Food&Drink Writer Akeefah Lal Mahomed gives us a summary of the Eat Out to Help Out scheme, and tells us about her favourite restaurants she visited while making use of the discounts


What is the Scheme?

With more 83, 000 business signed up to the scheme, and 100 million meals discounted in August, it is unlikely you have not at least heard of the Eat Out to Help Out Scheme – a nation-wide government initiative to boost engagement in the economy. The workings of it were simple – qualifying restaurants would allow people up to 50% off their bill when eating in-house on Mondays, Tuesdays, and Wednesdays throughout August – with a cap of a £10 discount per person, per meal.

The scheme came as a result from the COVID-19 pandemic; with the hospitality industry taking a hit and many feeling fearful of being too sociable, the ever-mounting costs from rent and lack of inflow threatened to bankrupt businesses.

The Good, the Bad, the Review

A significant purpose of the scheme was to reintroduce the practice of eating out to the UK. The scheme has proved helpful in this respect – within hours of the scheme going live establishments were booking up and queues were forming. Business apprehensions were largely due to the potential surges in numbers of customers at the start of the week, leaving restaurants empty over the weekends. Now, as the scheme comes to an end, there is a similar fear that there will be a significant reduction in numbers of customers – although this may be an overly sceptical view, as data from the OpenTable suggests bookings are continuing. To aid the flow of business some establishments have extended the scheme, out of their own pockets, through September.

the influx of people flocking to eating establishments has created fears of the spread of COVID-19

The scheme has nonetheless received criticism for its risks to public safety, as the influx of people flocking to eating establishments has created fears of the spread of COVID-19. Reduction in capacities, QR-code menus and tracking systems have provided long-term measures to increase public confidence in returning to socialising. Though there is the occasional discontent voice about not being able to plan a spontaneous trip out, it is difficult to pay much attention to these voices when the alternative is closure.

Favourite Tries During the Scheme

Pulperia, Birmingham – An authentic Argentinian restaurant, best known for its steaks and in particular the Chateaubriand. Closed on Mondays and Tuesdays, this is a great place for family dinners, dates, or celebrations on weekends. Though the EOTHO scheme has ended, they have continued discounts with 20% off food bills on Wednesday and Thursdays, and their £30 3-course lunch menu. The meat was cooked perfectly, the venue is split into 3 rooms tailored to different groups and, the staff are very welcoming. I would highly recommend the smoked bone marrow, which comes still in the bone, for a true fine dining experience.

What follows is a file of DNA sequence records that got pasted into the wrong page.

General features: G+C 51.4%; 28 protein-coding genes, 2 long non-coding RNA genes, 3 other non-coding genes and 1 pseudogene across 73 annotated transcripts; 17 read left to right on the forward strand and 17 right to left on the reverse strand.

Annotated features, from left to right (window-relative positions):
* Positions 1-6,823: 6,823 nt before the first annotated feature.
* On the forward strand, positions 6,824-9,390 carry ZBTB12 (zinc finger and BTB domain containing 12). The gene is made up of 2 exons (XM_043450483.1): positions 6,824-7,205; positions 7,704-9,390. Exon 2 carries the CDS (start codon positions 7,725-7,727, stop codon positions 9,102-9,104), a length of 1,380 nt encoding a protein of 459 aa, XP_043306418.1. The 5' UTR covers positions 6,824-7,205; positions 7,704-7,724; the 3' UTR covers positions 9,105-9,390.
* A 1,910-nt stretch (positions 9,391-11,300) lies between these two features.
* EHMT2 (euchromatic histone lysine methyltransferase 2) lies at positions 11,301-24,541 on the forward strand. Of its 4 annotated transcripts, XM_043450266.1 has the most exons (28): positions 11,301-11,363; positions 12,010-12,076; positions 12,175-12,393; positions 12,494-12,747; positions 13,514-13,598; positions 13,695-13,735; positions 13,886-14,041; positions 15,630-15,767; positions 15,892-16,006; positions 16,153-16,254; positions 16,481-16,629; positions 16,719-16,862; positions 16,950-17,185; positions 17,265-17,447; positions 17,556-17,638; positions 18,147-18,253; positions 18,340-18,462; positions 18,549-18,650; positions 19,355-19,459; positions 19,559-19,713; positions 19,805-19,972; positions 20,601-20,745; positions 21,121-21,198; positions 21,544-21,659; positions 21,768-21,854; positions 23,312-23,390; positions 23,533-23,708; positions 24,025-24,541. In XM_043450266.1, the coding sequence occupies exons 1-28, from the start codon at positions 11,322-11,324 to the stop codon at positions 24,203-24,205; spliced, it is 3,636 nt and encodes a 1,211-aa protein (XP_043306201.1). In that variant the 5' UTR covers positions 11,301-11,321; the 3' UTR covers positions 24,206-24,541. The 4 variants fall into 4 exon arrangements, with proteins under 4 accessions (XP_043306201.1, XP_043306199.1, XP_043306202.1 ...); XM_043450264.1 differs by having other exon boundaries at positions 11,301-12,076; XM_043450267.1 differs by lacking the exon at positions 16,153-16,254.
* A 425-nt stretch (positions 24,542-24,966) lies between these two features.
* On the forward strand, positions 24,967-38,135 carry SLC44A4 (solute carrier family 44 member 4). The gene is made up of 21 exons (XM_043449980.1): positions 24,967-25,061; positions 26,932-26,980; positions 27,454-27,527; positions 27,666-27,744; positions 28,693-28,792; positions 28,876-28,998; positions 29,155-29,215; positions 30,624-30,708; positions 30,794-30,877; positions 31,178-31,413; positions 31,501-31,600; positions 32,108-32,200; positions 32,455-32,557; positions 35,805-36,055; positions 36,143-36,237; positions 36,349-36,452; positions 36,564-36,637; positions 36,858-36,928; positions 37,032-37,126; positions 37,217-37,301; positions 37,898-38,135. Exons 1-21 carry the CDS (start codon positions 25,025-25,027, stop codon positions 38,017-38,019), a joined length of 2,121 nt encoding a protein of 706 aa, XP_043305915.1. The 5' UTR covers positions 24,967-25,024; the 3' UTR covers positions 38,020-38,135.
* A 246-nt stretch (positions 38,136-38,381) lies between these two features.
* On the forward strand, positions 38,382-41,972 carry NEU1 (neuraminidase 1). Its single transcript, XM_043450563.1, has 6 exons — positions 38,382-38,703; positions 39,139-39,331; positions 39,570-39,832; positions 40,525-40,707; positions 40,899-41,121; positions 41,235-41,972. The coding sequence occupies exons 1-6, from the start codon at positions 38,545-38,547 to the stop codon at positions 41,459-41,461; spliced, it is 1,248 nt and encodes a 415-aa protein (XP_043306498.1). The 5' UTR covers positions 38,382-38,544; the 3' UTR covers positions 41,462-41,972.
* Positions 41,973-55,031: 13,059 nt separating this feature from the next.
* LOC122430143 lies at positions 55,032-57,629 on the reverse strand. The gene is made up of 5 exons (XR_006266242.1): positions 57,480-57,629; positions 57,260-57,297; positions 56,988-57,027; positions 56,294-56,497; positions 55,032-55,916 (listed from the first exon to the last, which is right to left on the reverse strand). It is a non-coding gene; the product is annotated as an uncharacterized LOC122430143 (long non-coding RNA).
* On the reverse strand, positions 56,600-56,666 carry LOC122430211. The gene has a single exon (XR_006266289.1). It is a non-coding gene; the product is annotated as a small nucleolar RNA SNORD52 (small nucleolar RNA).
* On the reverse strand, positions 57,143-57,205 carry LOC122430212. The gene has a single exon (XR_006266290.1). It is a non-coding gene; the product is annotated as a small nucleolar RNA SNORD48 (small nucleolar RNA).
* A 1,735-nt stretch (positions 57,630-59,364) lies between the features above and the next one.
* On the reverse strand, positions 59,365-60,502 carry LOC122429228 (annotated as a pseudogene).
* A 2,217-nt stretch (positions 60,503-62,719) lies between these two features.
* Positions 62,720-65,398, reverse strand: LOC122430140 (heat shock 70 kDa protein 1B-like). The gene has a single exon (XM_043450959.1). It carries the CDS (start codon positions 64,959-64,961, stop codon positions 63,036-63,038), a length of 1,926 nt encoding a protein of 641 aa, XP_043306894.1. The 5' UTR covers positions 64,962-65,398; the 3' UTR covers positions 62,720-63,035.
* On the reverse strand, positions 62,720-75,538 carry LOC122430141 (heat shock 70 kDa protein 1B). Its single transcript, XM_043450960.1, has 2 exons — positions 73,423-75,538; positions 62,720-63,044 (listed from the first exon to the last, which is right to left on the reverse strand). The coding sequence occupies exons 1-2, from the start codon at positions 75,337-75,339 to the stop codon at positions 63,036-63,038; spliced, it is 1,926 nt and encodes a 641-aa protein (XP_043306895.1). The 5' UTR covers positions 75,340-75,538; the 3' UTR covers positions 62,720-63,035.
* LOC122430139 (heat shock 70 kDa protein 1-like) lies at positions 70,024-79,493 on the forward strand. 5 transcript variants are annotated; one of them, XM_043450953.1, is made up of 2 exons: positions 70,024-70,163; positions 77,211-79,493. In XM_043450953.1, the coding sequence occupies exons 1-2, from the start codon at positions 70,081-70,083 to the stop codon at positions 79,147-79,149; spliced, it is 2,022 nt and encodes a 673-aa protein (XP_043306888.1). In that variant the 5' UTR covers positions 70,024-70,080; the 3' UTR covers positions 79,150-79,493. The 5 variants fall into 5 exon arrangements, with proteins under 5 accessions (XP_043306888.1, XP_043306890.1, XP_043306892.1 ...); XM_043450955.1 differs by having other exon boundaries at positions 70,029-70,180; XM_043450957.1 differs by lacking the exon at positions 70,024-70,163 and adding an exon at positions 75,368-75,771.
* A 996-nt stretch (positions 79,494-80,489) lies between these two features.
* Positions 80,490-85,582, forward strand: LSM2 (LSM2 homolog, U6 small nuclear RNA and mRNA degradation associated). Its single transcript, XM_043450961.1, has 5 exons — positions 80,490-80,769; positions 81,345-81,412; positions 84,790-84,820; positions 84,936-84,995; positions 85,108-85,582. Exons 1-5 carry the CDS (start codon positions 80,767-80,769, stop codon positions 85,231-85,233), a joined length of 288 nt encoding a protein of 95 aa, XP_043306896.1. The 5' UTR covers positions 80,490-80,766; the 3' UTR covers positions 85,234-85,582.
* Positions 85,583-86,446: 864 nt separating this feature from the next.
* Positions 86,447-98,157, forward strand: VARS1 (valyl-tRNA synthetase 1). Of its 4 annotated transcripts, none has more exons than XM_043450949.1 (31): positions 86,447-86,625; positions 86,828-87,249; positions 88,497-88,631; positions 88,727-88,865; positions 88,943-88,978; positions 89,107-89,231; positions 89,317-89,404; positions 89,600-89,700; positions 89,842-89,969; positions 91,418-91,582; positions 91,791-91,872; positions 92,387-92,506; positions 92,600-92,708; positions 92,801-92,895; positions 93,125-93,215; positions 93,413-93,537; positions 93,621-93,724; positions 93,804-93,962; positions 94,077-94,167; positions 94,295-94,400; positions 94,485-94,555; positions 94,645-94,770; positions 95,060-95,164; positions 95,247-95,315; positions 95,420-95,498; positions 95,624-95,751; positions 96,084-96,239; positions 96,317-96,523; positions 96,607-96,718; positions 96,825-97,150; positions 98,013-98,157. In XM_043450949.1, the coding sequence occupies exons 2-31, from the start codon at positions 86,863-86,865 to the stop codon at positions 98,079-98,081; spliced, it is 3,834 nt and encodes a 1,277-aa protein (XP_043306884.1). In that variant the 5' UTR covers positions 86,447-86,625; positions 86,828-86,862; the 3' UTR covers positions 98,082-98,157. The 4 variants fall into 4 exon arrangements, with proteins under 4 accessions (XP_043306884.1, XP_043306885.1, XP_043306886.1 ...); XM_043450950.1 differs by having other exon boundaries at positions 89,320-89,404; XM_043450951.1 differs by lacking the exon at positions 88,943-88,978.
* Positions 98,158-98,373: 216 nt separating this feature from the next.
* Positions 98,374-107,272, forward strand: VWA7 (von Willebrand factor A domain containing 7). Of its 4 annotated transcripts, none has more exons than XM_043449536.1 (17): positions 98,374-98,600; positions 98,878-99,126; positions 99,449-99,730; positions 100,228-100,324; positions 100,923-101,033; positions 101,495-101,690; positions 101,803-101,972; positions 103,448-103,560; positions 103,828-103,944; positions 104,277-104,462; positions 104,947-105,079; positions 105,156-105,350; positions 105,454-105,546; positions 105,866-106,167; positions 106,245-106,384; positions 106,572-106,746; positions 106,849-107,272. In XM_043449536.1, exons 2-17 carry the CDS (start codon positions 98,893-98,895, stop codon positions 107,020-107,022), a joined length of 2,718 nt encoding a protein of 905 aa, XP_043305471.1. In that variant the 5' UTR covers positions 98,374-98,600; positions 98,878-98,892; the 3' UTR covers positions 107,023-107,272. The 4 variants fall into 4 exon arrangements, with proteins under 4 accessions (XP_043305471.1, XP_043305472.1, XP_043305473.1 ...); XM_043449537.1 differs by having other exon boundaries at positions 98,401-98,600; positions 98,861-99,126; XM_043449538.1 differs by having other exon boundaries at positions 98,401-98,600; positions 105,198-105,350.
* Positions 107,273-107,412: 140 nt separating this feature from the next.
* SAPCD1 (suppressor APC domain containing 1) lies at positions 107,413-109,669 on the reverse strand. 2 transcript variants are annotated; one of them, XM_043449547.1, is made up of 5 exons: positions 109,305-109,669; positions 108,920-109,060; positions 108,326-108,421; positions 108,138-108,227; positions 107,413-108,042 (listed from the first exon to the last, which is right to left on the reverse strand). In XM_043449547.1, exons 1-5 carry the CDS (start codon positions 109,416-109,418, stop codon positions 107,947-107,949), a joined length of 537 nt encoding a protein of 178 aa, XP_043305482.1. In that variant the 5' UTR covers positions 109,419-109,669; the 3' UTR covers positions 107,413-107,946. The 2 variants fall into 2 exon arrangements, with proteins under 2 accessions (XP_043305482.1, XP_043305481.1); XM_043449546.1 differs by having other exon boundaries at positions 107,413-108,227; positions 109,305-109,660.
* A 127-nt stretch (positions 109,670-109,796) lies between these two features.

Each room at Sketch is an experience in itself

Sketch, London – Each room at Sketch is an experience in itself, from the spaceship-like bathrooms to the faux-moss floors and forest themed décor in The Glade. The main lived up to expectations, however the true highlight was the starter: iberico ham, chorizo, grilled fennel and raspberry rolled in an espelette petter gel with potato bravas. The twist of raspberry was surprising, subtle, and complementary. Lunch comes in a 2 or 3-course option at £24 and £28, and the portions were filling – apart from if you were to order the ravioli, which came as a single ravioli piece.

Future Outlook

Overall, I think that the scheme has been productive at regaining public confidence to dine out, protecting jobs and boosting the economy. Yet, with increasing rules on social situations, the lack of sun to socialise outdoors, and Christmas just around the corner, food venues might become the hub of social interactions. There is no way of knowing if there will be a second closure, how long it would last or the support that businesses would receive – though prospects are daunting with Scotland’s recent closure of pubs and restaurants. It seems, regardless, that food is currently a haven for many.

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